Facebook came to Dublin in 2008 to create 80 jobs. Now it has space for 2,000 people. Photo credit: Luke Maxwell

Facebook to create 200 new jobs in Dublin – will employ 1,500 by end of 2016

14 Mar 2016

Social media giant Facebook is creating 200 new jobs at its international headquarters in Dublin. The company is introducing new R&D and business innovation centres that previously only existed at its Silicon Valley headquarters.

Facebook, which already employs more than 1,300 people in Dublin, is planning to employ 1,500 people in the city by the end of this year.

The company says it has room to expand to 2,000 employees at its new Facebook Dublin offices.

Facebook has expanded its offices in the Silicon Docks part of Dublin and has taken a new building next door, bringing its footprint to 250,000 sq ft.

Today’s news follows the company’s announcement in January that Clonee, Co Meath will be the site for Facebook’s newest data centre – the second in Europe and first in Ireland.

As part of this expansion, the company opened the Facebook Partner Centre, the first of its kind outside the Global Headquarters in Menlo Park, California.

The space is designed to inspire business partners and stakeholders, learning more about Facebook’s family of apps and services, and also spark conversation about the company’s longer-term investments in connectivity, artificial intelligence and virtual reality to further achieve its mission to make the world more open and connected.

The long-term investment will support hundreds of construction jobs and dozens of long-term operational jobs.

“Our commitment to hire 200 talented people before the end of 2016 demonstrates our continued investment in Ireland and reaffirms Dublin as our international headquarters,” said Facebook’s country manager, Gareth Lambe.

“We’ve had an incredibly exciting start to the year with the Clonee data centre announcement, the opening of our first Partner Centre outside of Menlo Park and today’s news.

“We look forward to welcoming new Facebookers to the company to help them to build meaningful, lasting careers, as well as business clients to the Partner Centre to give them a look first-hand at how Facebook operates, both now and in the future.”

Growing a social media revolution from Dublin

There’s plenty of change at Facebook’s Irish base of late. Last month, it emerged that the social media giant had poached Storyful’s managing editor Áine Kerr to become Facebook’s head of journalism partnerships.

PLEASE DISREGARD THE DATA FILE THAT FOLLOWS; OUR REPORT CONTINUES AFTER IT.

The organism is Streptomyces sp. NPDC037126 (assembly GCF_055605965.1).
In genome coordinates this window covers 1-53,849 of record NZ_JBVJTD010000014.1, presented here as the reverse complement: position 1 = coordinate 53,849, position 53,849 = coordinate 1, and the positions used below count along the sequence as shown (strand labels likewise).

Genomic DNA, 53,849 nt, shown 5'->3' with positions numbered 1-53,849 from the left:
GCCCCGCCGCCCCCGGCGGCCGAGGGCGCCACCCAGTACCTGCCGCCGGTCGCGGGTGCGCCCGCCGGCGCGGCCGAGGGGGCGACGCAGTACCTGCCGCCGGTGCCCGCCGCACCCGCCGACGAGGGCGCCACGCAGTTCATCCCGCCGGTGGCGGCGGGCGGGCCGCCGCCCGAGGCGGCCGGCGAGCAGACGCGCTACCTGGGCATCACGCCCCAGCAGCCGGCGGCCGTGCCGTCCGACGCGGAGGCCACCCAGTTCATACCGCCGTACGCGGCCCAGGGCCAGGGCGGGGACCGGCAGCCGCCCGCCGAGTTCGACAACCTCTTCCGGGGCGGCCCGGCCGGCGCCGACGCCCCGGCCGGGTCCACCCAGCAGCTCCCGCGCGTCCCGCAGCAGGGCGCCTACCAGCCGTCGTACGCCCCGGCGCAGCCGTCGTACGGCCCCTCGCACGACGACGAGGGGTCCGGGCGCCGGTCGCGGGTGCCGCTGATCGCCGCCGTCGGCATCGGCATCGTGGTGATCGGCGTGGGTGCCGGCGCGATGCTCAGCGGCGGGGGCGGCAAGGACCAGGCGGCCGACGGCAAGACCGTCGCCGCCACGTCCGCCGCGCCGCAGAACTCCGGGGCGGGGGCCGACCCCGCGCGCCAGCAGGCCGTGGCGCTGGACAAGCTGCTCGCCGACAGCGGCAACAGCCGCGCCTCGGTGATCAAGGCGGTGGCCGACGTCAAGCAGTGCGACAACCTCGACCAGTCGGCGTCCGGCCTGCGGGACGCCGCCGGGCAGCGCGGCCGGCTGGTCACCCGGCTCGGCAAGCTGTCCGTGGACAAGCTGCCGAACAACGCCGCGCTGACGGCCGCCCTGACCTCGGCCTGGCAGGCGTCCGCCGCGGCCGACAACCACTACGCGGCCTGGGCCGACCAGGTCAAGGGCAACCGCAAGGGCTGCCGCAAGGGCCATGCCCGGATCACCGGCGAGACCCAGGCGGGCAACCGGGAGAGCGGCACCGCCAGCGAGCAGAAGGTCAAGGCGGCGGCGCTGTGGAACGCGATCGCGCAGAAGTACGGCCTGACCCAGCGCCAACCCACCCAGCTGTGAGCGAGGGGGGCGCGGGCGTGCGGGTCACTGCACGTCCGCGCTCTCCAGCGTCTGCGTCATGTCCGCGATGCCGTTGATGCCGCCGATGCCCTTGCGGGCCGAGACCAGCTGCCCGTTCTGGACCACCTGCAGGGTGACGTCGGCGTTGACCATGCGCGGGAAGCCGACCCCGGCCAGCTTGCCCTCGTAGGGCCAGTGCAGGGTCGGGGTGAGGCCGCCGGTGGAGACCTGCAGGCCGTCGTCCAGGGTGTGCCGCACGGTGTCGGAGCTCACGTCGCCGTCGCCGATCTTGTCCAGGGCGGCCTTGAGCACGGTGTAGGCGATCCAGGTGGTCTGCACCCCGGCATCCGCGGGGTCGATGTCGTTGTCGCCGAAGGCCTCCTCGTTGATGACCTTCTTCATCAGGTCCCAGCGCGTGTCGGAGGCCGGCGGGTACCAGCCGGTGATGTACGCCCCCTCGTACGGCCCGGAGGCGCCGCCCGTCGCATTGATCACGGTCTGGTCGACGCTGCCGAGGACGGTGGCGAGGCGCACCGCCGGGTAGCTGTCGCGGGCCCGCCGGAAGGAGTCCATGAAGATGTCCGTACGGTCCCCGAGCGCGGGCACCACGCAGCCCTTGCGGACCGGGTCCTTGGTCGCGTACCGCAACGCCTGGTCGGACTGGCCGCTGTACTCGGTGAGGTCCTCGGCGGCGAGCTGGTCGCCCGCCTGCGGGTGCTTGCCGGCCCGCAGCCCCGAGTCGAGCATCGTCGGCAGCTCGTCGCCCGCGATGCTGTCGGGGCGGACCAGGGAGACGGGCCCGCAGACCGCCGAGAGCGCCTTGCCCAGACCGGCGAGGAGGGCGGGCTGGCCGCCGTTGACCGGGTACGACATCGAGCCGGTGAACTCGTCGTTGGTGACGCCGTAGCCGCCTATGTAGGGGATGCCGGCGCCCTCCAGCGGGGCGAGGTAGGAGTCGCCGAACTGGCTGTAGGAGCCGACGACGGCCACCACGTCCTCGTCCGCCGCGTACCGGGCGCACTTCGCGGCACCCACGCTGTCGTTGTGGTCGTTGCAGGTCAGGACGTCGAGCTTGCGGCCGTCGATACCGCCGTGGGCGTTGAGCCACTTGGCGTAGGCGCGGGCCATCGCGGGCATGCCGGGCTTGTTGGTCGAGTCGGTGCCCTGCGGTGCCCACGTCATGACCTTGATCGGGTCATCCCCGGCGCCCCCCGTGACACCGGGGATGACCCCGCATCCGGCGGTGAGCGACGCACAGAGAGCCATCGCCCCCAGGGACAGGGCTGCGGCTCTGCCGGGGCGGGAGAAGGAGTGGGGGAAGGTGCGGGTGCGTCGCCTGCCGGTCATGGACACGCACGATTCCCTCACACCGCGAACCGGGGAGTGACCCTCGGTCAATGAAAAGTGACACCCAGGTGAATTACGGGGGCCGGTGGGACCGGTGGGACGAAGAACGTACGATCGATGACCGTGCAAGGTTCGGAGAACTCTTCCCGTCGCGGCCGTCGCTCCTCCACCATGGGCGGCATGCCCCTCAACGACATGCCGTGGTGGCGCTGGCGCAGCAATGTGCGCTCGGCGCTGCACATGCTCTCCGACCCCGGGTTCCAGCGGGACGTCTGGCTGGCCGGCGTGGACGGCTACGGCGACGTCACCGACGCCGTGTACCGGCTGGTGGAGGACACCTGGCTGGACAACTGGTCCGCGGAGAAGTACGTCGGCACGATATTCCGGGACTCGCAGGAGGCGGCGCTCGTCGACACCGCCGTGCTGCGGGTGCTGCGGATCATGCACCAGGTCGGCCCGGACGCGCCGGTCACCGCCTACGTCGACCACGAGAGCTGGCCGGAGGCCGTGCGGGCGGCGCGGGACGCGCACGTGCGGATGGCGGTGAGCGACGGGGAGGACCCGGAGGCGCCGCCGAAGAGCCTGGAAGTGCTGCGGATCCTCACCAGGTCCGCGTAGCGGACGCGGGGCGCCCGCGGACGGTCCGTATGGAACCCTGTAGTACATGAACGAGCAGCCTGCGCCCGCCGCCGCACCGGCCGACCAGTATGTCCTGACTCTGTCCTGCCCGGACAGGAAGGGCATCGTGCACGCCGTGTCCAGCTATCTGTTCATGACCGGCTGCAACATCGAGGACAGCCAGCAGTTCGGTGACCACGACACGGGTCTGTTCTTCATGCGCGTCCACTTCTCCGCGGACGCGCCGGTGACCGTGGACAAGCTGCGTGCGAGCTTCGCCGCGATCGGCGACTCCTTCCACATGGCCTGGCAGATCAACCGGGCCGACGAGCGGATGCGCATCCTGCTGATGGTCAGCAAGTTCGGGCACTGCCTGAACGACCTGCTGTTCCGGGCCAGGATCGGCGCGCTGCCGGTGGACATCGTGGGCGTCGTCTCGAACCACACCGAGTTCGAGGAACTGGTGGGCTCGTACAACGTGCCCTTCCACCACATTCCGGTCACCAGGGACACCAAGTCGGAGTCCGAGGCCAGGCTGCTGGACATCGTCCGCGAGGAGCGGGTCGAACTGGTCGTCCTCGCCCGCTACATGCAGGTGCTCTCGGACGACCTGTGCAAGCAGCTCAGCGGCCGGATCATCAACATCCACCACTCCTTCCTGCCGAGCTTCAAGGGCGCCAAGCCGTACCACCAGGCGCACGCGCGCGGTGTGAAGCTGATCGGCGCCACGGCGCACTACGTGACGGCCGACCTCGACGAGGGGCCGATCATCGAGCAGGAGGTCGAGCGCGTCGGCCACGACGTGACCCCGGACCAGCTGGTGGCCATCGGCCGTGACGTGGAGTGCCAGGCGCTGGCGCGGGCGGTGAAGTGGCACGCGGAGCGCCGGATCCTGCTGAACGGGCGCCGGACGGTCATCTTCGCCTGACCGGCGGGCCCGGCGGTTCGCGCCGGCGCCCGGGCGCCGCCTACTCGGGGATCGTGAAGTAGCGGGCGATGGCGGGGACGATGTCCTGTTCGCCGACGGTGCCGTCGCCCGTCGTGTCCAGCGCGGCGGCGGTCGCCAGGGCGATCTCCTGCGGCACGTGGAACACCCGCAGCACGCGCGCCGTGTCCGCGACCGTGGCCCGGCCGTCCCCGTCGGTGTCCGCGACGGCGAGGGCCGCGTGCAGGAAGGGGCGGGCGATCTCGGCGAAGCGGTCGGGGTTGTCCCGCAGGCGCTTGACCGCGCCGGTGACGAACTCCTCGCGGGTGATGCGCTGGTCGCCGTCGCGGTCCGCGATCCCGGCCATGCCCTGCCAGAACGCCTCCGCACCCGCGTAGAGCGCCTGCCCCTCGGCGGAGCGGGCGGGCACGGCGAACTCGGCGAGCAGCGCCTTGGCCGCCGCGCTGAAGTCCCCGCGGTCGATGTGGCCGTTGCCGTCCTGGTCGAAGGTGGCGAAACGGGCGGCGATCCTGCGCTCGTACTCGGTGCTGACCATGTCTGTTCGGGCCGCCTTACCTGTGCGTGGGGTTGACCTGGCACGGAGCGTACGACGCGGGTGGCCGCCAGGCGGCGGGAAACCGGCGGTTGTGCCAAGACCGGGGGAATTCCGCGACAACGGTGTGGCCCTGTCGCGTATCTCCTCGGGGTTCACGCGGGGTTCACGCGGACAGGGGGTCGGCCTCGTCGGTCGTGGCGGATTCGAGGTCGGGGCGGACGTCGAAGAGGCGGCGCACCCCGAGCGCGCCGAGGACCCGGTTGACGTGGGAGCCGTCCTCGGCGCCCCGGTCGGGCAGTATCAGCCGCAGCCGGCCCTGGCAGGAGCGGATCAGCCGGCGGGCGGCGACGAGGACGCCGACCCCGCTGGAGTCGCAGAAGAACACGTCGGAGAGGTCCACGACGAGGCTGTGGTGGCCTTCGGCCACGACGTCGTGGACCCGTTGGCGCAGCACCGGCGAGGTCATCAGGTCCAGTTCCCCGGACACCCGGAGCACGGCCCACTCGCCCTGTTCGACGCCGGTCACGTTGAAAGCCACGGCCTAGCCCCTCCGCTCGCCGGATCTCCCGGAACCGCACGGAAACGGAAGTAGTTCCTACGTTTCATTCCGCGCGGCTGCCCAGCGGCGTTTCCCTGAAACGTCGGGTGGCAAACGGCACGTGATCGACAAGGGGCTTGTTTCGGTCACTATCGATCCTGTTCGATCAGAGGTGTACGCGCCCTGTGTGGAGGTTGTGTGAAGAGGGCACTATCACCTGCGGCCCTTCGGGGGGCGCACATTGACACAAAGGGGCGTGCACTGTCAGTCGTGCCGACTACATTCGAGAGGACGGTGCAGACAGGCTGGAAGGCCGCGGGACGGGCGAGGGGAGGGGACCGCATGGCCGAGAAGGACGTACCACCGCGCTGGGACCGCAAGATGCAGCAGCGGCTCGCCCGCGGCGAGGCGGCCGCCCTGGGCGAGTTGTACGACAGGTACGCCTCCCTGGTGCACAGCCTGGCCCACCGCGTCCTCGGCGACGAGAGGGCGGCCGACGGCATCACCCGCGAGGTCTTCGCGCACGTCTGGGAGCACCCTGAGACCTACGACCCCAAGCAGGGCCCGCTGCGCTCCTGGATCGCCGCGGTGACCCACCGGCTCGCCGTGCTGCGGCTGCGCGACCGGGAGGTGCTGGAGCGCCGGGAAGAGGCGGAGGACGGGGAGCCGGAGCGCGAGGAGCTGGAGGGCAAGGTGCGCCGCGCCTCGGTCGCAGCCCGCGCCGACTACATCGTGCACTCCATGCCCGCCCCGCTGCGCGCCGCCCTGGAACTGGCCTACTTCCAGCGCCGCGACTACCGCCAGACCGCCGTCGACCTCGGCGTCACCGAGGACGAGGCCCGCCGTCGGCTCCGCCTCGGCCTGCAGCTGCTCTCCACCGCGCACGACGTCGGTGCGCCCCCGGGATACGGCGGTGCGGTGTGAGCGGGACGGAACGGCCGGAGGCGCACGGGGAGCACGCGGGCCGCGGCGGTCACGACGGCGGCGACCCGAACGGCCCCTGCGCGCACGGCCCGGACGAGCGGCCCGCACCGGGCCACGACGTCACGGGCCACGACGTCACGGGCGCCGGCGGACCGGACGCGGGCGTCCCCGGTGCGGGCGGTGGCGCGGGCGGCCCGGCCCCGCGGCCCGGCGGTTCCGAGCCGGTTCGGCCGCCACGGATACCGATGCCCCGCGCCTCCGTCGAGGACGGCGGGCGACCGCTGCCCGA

Over in the UK, the company has decided to stop routing its biggest advertising clients through Ireland, therefore keeping millions of pounds within the UK’s coffers. But anyone who thought this was more than an accounting change, involving shifting staff too, can think again.

Of course, it’s not all rosy for Facebook in Europe, with mobile operator Three signing up to a deal with Shine to block ads on its devices.

The move is part of an opening barrage by telecoms operators, which have been at loggerheads with over-the-top players like Google and Facebook that have made billions of dollars from advertising to mobile devices.

The bone of contention of mobile network operators is they have built the networks but aren’t getting any of the revenue being derived by internet giants.

Facebook, for its part, must now plan a revenue route around this ad block or, somehow, through it.

Its EMEA base in Dublin will no doubt play its part in this regard.

Inside Facebook’s new Partner Centre in Dublin (photos)

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Partner Centre-8


Additional reporting by Gordon Hunt

Looking for tech jobs in Ireland? Check out our Featured Employers section for information on companies hiring right now.

Main Facebook image via Alexey Boldin/Facebook

John Kennedy
By John Kennedy

John Kennedy is a journalist who served as editor of Silicon Republic for 17 years. His interests include all things technological, music, movies, reading, history, gaming and losing the occasional game of poker.

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